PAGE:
Fresh juices are extremely important to a well crafted cocktail. We prefer the squeezer style, which is relatively cheap, effective, and stops the bitter pith from transferring into your drink.
More of a perk than a necessity, speed pourers fitted into your liquor bottles allow for quicker and more accurate pouring.
Exact measurements are important when mixing craft cocktails. Because of the bowl shaped design of most jiggers, pouring to just barely over or under the line can make a significant difference in the quantity of ingredient poured. Be careful to never under fill or over fill, and minimize your chance of spilling by holding the jigger as closely as you can to the tin or mixing glass.
Stirring vs. Shaking
A basic rule to follow when deciding whether to shake or stir a cocktail is to consider the ingredients in the cocktail. If a cocktail includes fruit juice or egg white (basically anything cloudy), you should shake. If it is simply straight booze (vermouth, spirit, bitters, etc.), you should stir.
Shaking a cocktail better incorporates and “enlivens” all of the ingredients by creating bubbles and texture. With a stirred cocktail, you are simply wanting to chill and dilute the drink without creating any extra air bubbles so your drink has a velvety smooth texture.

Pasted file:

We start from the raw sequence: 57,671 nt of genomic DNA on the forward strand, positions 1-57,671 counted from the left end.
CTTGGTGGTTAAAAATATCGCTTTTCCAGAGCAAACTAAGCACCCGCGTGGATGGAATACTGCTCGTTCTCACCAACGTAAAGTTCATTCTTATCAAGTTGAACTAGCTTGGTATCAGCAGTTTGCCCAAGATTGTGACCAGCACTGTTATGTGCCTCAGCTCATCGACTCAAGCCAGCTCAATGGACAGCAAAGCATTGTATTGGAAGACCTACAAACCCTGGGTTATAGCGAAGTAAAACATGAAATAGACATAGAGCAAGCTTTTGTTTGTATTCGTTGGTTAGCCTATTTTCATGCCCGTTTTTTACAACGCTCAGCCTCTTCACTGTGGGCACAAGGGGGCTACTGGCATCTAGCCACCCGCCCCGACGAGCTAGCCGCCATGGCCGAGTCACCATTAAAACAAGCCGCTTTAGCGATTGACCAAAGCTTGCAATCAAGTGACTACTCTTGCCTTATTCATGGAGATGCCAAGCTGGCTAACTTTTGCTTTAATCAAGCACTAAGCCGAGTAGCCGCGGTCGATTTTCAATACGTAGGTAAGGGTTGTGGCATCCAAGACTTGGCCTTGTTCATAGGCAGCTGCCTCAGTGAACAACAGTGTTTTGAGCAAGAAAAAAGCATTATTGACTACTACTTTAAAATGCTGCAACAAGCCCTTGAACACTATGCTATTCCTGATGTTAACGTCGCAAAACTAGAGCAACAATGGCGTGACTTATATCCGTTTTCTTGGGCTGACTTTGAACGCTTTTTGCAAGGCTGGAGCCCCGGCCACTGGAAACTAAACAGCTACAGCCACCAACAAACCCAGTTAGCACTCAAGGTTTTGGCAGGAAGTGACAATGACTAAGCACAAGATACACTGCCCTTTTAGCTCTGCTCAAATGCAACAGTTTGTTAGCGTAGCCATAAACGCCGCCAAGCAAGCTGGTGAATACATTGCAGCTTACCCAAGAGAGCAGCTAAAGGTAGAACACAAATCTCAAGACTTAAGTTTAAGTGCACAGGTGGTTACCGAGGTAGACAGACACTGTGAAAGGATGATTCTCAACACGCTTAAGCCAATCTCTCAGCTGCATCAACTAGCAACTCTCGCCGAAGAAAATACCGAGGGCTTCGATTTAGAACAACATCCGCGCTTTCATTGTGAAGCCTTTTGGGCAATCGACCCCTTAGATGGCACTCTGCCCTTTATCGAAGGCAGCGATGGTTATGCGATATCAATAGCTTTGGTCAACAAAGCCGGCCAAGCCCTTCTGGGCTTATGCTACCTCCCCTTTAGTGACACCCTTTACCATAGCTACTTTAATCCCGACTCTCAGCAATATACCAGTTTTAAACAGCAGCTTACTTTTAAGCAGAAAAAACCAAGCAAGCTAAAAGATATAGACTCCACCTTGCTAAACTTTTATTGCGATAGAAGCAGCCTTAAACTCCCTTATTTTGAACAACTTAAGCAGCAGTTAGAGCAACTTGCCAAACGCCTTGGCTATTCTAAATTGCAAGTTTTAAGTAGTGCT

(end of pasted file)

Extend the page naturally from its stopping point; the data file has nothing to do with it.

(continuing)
How to Stir
When stirring, you want the back of the spoon to constantly touch the inside of the glass as you gently move the liquid around. Try to avoid causing any unnecessary splashing (remember the goal is velvety smooth liquid).
Hold the spoon between your middle finger and your ring finger. Pull the spoon toward you with your index and middle finger and stop. Then push away with your ring finger and pinky. When this starts to feel comfortable, you can speed up the process and you’ll soon be stirring the cocktail quickly and fluidly. Typically, it takes about 30 seconds of stirring to reach proper dilution and temperature.